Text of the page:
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The impact on ovarian reserve of CO2 laser fiber vaporization in the treatment of ovarian endometrioma: a prospective clinical trial

Abstract

Background

In recent years, excisional surgery has been questioned as an ideal surgical approach for endometriomas because it is associated with potential removal of healthy ovarian tissue and loss of ovarian follicles with subsequent reduction of ovarian reserve. The aim of our study was to evaluate the benefits of CO2 laser vaporization through a clinical trial assessing the postoperative changes in ovarian reserve as indicated by antral follicle count (AFC) and anti-Müllerian hormone (AMH).

Materials and methods

Fifteen patients undergoing surgery for primary unilateral or bilateral symptomatic endometriomas were enrolled in the study. During surgery, the cystic lining was completely vaporized with CO2 laser fiber (AcuPulse Duo system, Lumenis); before surgery and at 1 and 3 months after surgery, ovarian reserve was evaluated by pelvic ultrasound to determine the AFC, and blood sample to determine AMH levels.

Results

The AFC of the operated ovary was significantly increased after treatment at 1 and 3 months’ follow-up (p = 0.0021; p = 0.005, respectively); the increase is particularly significant in women younger than 35 years (p = 0.012). No statistically significant changes were reported in serum AMH concentrations at 1 or 3 months’ follow-up. No recurrences of symptoms and no recurrences of endometrioma were reported.

Conclusions

These data support the hypothesis that endometrioma vaporization with CO2 laser fiber may be a valid method to preserve ovarian function; however, further studies are required before advocating the routine use of CO2 laser vaporization for the management of ovarian endometriosis.

J Endometr Pelvic Pain Disord 2017; 9(3): 206 - 210

Article Type: ORIGINAL RESEARCH ARTICLE

DOI:10.5301/jeppd.5000297

OPEN ACCESS ARTICLE

Authors

Jessica Ottolina, Laura M. Castellano, Stefano Ferrari, Iacopo Tandoi, Giorgio Candotti, Francesca De Stefano, Ludovica Bartiromo, Massimo Candiani

Article History

Disclosures

Financial support: Funding for the study is as follows: Grant from Lumenis Corporate, Israel.
Conflict of interest: None of the authors has financial interest related to this study to disclose.

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Introduction

Laparoscopic stripping, also called cystectomy, is the recommended treatment for ovarian endometrioma because of higher pregnancy rate and lower recurrence rate compared with drainage and ablation (1). In recent years, excisional surgery has been questioned as an ideal surgical approach for endometriomas because it is associated with excessive removal of ovarian tissue and loss of ovarian follicles, with subsequent reduction of ovarian reserve (2, 3). According to a recent report, absence of follicular growth was observed in 13% of operated ovaries, although this event never occurred in the contralateral gonad (4).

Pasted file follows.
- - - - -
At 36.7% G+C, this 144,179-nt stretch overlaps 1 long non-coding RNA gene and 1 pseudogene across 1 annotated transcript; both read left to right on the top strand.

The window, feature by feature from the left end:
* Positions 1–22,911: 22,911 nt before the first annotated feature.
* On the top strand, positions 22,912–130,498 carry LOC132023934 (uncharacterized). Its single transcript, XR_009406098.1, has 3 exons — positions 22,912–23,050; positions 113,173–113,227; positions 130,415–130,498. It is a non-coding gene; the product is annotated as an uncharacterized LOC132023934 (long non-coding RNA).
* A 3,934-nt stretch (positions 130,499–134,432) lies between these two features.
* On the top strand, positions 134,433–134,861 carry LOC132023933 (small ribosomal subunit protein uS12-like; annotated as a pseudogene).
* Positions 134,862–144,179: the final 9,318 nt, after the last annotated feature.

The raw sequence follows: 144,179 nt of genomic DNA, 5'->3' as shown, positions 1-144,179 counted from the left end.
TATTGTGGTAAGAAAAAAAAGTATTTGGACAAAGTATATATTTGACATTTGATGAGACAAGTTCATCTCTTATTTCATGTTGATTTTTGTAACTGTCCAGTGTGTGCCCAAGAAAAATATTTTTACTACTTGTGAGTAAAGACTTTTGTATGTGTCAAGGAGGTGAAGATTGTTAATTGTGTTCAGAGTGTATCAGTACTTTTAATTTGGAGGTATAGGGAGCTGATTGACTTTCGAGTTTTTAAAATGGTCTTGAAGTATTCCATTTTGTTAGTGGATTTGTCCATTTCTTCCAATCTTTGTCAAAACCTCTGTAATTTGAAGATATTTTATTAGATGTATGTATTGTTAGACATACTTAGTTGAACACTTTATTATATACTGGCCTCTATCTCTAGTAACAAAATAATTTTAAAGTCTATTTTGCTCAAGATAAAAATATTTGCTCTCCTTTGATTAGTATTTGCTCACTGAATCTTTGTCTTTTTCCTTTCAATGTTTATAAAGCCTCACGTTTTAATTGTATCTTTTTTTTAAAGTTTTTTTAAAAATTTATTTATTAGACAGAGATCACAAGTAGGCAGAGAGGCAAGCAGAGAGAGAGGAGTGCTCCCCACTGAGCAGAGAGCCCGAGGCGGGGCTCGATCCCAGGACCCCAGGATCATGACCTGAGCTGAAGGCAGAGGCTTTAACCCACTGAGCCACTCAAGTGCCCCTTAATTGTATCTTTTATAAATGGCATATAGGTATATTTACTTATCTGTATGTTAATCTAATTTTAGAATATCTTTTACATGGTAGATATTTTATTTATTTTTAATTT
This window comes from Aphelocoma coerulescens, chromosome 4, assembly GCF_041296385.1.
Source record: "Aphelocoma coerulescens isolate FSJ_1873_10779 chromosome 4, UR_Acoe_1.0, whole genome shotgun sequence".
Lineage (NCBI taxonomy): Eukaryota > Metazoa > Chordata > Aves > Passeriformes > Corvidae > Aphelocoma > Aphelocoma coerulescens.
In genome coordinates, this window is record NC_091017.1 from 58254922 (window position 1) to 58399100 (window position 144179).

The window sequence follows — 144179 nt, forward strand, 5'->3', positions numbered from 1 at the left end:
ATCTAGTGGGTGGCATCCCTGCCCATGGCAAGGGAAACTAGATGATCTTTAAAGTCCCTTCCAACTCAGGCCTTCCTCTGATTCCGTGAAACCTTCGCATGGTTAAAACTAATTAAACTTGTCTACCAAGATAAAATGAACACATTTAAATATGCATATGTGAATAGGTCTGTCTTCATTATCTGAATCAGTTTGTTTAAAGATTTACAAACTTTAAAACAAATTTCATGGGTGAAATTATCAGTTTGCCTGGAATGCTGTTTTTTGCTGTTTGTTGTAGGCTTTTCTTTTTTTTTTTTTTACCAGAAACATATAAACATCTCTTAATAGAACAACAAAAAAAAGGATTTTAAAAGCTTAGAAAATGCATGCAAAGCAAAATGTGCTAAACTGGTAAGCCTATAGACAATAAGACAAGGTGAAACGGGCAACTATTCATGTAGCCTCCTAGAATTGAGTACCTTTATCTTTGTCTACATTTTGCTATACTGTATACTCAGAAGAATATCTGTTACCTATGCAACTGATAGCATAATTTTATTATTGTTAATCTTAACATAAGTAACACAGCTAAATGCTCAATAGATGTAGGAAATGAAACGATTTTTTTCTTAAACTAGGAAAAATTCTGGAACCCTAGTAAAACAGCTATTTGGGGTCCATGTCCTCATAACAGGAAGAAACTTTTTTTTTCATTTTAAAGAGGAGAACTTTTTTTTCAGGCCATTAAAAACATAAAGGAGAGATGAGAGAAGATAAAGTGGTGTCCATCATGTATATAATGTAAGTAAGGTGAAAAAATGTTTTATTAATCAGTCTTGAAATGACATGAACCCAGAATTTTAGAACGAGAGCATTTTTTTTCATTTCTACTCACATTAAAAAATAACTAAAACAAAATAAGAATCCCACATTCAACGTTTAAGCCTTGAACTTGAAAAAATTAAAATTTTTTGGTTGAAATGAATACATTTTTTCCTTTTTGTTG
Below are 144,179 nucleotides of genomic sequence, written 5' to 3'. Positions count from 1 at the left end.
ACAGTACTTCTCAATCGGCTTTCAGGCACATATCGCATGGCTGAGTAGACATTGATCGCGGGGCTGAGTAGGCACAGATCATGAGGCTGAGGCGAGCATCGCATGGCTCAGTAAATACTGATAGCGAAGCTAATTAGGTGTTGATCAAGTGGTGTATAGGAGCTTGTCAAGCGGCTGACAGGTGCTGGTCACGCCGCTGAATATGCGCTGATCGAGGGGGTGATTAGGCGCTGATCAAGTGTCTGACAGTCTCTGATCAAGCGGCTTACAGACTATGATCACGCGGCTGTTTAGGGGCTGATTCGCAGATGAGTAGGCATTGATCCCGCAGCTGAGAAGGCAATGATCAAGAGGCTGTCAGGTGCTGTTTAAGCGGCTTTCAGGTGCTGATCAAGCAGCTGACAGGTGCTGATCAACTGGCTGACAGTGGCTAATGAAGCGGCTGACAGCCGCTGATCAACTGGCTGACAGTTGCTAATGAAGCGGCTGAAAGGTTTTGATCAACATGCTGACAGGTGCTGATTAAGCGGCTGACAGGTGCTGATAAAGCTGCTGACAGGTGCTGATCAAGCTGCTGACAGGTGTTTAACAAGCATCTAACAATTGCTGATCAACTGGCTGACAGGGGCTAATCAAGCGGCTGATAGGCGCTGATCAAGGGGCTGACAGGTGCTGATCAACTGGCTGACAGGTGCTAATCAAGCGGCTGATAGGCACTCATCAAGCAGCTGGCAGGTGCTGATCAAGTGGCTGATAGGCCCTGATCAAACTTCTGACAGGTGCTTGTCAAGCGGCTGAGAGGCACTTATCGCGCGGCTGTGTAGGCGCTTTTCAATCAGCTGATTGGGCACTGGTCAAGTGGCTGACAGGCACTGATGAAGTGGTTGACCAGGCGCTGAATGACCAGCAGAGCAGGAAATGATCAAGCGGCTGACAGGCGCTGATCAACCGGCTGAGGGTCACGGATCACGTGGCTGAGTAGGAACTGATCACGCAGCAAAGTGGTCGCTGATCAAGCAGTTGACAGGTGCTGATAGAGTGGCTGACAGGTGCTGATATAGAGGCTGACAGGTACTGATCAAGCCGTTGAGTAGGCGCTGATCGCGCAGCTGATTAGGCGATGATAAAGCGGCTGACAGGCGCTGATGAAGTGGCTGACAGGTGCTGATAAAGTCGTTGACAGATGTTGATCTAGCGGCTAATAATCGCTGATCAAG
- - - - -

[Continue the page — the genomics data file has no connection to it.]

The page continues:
In our practice, fear of ovarian failure after cystectomy resulted in the introduction of an ablative technique involving CO2 laser technology, which possesses the ability to deliver energy with little thermal spread. More than 40 patients were treated with CO2 laser at our institution over a 2-year period. Our surgical procedure was inspired by that employed by Jacques Donnez for more than 20 years, in which CO2 laser is used to ablate endometriomas’ inner wall, after 3-months gonadotropin-releasing hormone agonist (GnRHa) therapy (5). Laser vaporization, according to the ‘‘three-step procedure”, has also been proposed as the best method to preserve ovarian function (6). However, no data are available about the single use of CO2 laser fiber vaporization (without GnRHa therapy) with respect to the ovarian reserve.

Since 2015, we have continuously evaluated the benefits of CO2 laser vaporization through a clinical trial assessing the postoperative changes in ovarian reserve as indicated by antral follicle count (AFC) and anti-Mullerian hormone (AMH).

Sonographic assessment of the AFC has been strongly associated with the primordial follicle pool and is currently used as a reliable sonographic indicator of ovarian reserve (7, 8). Furthermore, AMH may represent a reliable serum marker able to indicate the number of growing follicles and may reflect ovarian follicular reserve.

Compared with AMH, AFC has the advantage of correlating directly with the ovarian reserve of a single ovary. The validity of AMH is also debatable because the relative contribution of the affected and intact ovaries cannot be definitely discriminated.

The aim of the study was to determine whether, and to what extent, CO2 laser fiber vaporization for ovarian endometriotic cyst affects ovarian reserve by measuring changes in sonographic AFC and serum AMH concentrations before and after treatment.